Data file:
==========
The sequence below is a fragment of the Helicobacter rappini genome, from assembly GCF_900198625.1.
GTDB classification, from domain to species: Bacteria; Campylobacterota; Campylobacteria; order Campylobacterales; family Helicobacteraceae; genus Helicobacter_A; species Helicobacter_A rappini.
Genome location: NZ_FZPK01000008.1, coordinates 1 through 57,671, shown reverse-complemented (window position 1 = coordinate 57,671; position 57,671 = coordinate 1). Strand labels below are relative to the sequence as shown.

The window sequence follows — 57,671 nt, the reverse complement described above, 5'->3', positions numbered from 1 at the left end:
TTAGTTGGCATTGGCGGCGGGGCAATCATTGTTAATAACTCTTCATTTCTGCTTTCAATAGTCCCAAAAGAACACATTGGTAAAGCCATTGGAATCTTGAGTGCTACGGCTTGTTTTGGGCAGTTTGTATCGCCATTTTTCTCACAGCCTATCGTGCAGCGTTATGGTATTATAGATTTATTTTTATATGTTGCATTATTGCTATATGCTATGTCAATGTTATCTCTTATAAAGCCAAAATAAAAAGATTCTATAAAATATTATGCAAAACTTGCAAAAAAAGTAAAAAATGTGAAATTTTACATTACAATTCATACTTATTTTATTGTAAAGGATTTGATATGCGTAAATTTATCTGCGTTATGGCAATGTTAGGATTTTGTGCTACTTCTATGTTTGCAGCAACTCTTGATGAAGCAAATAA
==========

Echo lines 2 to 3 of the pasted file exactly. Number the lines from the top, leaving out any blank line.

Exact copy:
GTDB classification, from domain to species: Bacteria; Campylobacterota; Campylobacteria; order Campylobacterales; family Helicobacteraceae; genus Helicobacter_A; species Helicobacter_A rappini.
Genome location: NZ_FZPK01000008.1, coordinates 1 through 57,671, shown reverse-complemented (window position 1 = coordinate 57,671; position 57,671 = coordinate 1). Strand labels below are relative to the sequence as shown.